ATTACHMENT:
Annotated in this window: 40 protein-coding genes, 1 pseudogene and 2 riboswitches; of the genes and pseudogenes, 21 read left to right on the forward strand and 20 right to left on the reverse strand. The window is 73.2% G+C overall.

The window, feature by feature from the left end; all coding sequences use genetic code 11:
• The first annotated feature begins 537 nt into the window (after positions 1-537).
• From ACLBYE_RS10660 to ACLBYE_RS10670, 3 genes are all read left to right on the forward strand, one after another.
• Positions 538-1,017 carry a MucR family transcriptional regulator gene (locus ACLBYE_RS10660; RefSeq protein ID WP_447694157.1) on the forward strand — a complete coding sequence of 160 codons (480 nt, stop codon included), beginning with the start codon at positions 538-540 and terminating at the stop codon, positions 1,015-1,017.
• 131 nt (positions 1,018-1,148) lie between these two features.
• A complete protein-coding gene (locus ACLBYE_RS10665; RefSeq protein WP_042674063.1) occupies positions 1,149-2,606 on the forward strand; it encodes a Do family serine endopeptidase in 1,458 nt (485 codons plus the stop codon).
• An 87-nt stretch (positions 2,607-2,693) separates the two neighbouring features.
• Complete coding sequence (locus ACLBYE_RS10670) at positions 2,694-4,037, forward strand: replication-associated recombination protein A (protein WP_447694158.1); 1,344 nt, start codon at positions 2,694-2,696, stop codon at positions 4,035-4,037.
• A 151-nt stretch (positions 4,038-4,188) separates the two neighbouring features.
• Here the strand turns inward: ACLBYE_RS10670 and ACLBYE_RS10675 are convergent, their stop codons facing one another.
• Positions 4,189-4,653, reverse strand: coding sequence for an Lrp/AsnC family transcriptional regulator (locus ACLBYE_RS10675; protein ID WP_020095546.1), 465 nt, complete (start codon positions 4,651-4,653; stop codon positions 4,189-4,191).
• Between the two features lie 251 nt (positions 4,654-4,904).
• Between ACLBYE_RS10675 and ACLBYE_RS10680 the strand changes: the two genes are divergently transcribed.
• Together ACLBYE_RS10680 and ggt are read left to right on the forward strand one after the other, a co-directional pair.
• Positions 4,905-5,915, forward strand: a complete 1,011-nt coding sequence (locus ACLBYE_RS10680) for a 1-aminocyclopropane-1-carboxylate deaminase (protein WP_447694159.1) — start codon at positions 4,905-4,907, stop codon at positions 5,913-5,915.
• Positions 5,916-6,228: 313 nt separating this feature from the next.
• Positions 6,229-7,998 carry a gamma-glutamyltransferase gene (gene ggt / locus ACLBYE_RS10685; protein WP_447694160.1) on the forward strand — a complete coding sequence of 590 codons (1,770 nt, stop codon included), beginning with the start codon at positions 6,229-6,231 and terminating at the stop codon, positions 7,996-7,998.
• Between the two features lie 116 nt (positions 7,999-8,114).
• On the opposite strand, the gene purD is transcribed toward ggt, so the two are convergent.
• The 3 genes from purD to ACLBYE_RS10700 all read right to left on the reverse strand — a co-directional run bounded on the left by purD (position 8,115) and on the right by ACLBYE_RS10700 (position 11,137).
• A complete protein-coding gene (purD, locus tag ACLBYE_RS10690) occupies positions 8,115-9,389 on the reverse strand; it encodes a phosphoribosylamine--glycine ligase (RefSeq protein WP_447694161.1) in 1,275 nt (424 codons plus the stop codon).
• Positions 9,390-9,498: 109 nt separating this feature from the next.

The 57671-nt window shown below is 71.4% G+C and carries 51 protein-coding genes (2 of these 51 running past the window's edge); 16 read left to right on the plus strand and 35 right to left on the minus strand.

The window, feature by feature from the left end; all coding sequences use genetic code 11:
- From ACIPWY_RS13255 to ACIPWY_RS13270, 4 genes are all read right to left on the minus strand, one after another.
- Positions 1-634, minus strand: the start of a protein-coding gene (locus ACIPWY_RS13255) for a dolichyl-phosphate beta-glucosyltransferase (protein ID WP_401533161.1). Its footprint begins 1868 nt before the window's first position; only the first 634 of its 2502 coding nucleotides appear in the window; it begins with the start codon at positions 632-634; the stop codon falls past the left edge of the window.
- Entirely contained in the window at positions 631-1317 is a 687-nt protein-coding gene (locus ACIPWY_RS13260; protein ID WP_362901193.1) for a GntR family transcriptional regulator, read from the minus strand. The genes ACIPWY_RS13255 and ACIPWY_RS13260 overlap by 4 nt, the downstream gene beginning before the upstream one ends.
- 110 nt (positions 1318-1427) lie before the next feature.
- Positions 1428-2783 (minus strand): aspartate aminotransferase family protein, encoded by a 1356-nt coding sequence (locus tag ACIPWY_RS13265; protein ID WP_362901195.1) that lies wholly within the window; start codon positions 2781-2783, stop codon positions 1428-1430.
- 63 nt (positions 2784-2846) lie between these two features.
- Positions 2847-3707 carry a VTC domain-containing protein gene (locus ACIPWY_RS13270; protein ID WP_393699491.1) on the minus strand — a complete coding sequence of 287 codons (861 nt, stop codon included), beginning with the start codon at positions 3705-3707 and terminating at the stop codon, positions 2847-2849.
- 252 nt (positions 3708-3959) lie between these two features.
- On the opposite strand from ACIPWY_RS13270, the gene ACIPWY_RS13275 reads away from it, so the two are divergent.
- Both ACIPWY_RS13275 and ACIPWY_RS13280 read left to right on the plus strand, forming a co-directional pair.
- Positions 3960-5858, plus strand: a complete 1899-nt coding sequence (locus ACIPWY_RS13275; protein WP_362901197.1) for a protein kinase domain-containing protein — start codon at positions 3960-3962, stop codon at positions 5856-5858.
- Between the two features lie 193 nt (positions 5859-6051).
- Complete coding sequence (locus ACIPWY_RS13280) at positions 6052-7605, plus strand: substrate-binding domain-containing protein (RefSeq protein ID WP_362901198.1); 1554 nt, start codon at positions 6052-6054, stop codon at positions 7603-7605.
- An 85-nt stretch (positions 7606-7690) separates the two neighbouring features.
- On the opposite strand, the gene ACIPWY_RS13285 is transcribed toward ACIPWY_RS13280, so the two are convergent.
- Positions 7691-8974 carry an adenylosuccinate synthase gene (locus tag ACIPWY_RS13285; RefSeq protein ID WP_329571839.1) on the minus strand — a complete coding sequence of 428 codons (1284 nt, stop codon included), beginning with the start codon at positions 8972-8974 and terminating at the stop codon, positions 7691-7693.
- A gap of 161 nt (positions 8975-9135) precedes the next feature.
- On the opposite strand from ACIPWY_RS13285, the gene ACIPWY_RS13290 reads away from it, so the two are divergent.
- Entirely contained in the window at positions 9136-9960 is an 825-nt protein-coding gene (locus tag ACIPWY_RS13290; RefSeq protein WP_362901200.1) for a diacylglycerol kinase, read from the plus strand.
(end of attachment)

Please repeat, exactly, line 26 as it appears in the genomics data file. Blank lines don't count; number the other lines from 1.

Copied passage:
- From ACIPWY_RS13255 to ACIPWY_RS13270, 4 genes are all read right to left on the minus strand, one after another.